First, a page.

NEW ORLEANS - GE Capital is open for business in the Central Business District. Leaders say the city's growing information technology workforce is one of the reasons the company’s financing arm decided to open a technology office in the Crescent City two years ago.
“Even though it's not the largest market, it's still a market that is growing and attracting new talent. That was very important to us,” said Mike DeBoer, chief information officer of GE Capital New Orleans.
It’s not the only company that has recently decided to locate or expand to Louisiana. A survey in Area Development, a quarterly corporate site selection magazine, said there's record job growth and economic development in the state.
In the survey, Louisiana ranks second in the country for incentive programs, third in overall business environment, and fourth in most cooperative state government.
“Our approach really has changed. It's not just that our incentives are the deepest or our costs are the lowest, but our fundamental approach to business is friendly and welcoming and that's something that it wasn't for many decades,” said Michael Hecht, president and CEO of GNO INC.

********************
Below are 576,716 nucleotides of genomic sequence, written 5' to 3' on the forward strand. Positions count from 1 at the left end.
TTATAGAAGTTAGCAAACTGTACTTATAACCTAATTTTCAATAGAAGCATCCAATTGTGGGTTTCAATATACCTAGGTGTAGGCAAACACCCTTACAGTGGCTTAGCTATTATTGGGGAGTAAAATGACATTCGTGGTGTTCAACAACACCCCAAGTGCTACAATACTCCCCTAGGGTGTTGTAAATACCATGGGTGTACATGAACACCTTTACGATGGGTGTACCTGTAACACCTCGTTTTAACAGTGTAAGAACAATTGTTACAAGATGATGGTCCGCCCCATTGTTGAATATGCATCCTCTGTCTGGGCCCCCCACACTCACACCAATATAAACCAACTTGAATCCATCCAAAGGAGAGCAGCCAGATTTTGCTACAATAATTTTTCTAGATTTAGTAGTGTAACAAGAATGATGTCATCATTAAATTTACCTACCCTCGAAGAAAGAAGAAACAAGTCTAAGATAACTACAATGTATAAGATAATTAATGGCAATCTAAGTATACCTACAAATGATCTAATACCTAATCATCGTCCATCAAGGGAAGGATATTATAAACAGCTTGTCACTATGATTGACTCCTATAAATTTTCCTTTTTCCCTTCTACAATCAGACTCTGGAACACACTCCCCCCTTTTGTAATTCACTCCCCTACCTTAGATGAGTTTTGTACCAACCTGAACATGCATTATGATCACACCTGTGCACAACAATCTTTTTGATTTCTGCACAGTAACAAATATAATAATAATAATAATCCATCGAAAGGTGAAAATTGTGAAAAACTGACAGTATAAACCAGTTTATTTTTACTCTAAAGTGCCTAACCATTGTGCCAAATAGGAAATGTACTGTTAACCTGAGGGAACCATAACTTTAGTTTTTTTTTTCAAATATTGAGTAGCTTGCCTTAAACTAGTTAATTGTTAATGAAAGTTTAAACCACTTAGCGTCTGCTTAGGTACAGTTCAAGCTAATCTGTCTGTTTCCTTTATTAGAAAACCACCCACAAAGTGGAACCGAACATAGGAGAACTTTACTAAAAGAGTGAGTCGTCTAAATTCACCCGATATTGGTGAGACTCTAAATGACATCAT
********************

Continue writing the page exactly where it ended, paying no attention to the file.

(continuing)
Area Development's survey largely credits new economic policies Gov. Bobby Jindal and the state legislature put in place.
In New Orleans, officials say public-private partnerships are key.
“We've seen over 4,500 new jobs come into this city over the last four years and looking to many, many more,” said Aimee Quirk, Mayor Mitch Landrieu’s economic development adviser.
Perhaps the biggest challenge now is growing a skilled local workforce fast enough to keep up with the jobs coming in, and providing the resources so those companies are comfortable staying here.
“The biggest thing local officials can do is bring companies and schools together so we're creating a workforce before the need versus after the need,” said DeBoer.
DeBoer said the company has a partnership with UNO, in which students are hired as apprentices.
So far, GE capital has hired about half of its 160 employees from Louisiana, and the other half from outside Louisiana. The company is looking fill a total of 300 positions by next year.
City and state officials say they have grown their workforce development programs.
Forbes last year said New Orleans was third in the country for I.T. jobs, behind only San Francisco and Silicon Valley.